SINGAPORE: Singaporeans are increasingly eating out and in light of that, the country’s Health Promotion Board (HPB) has launched the Healthier Ingredient Subsidy Scheme to increase the availability of healthier dining options.
A key initiative that aims to change the way Singaporeans eat out, the scheme enables food ingredient suppliers and their distributors to sell healthier oil and whole grains at a price comparable to that of regular ingredients. According to the country’s 2010 National Nutrition Survey, 60 percent of residents usually eat out for lunch and/or dinner, as compared to 49 percent in 2004.
Those who eat out tend to have worse diets; for instance, people who eat out at least six times per week typically consume 12 percent more calories, 15 percent more saturated fat and 34 percent less whole grains than those who eat out less than six times a week.The survey also showed that cooking oil was a key source of fat and saturated fat, which, when contributing to a poor ratio of saturated fat to unsaturated fat, can heighten the development of cardiovascular diseases.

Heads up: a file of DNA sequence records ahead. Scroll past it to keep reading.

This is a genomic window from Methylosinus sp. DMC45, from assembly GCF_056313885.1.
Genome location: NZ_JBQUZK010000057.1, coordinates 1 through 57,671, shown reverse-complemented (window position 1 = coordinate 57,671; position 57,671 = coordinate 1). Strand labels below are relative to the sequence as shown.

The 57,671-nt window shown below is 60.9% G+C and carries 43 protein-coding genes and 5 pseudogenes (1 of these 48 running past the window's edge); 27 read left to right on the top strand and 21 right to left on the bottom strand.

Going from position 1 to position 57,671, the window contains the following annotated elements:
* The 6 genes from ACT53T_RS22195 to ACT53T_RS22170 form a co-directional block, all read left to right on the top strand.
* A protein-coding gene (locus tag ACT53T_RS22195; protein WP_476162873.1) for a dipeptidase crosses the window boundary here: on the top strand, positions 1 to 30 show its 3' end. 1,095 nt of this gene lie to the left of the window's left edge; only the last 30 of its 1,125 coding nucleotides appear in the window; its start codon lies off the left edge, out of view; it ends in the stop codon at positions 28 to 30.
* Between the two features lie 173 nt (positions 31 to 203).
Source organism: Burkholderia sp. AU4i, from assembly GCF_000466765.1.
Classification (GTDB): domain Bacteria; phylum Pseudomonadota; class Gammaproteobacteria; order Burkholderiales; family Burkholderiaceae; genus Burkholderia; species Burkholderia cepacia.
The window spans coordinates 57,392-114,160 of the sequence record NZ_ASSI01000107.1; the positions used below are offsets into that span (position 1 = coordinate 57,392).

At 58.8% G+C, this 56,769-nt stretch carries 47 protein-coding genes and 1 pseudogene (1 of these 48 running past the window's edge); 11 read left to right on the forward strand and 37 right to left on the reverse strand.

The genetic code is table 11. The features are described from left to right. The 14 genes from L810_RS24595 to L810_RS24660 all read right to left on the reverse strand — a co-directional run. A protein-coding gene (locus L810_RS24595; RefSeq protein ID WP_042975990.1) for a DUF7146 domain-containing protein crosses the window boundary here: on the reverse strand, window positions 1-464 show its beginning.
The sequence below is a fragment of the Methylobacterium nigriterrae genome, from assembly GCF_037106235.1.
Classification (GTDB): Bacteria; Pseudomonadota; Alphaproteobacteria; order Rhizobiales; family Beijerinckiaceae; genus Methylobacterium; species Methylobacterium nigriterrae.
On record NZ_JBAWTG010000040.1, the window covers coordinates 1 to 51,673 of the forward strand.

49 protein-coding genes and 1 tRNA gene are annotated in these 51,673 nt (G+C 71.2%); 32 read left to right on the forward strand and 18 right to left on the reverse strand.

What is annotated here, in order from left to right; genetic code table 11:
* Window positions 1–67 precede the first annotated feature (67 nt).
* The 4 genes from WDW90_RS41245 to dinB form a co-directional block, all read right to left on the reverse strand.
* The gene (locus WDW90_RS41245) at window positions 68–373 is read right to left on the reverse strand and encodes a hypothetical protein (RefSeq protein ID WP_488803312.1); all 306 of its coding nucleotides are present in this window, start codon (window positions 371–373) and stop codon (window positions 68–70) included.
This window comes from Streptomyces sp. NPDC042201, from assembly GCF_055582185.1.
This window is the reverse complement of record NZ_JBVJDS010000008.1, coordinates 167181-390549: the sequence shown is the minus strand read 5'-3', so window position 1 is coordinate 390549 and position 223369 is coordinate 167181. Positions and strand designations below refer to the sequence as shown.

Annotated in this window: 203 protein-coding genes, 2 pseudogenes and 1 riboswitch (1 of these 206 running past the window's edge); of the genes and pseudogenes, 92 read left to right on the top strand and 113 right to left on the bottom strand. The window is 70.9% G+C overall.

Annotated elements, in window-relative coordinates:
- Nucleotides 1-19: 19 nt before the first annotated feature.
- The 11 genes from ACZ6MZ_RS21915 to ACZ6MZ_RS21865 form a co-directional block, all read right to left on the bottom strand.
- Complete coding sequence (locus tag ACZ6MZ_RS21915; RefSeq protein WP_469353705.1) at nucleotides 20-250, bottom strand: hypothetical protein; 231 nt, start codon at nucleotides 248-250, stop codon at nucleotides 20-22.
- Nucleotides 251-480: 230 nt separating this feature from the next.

As a result, HPB is focusing on helping the food service sector switch to oils with saturated fat levels of not higher than 35 percent. This is expected to result in a 15 percent reduction in overall saturated fat intake and translate to a three to five percent reduction in cardiovascular heart disease risk among Singaporeans, which is also one of the top three leading causes of death in the country.
Under the scheme, all food ingredient suppliers who meet the stipulated specifications can apply for the subsidy. The application for subsidy of healthier oils will be opened from January 19 to March 20 while the application for whole grains will start later in the year.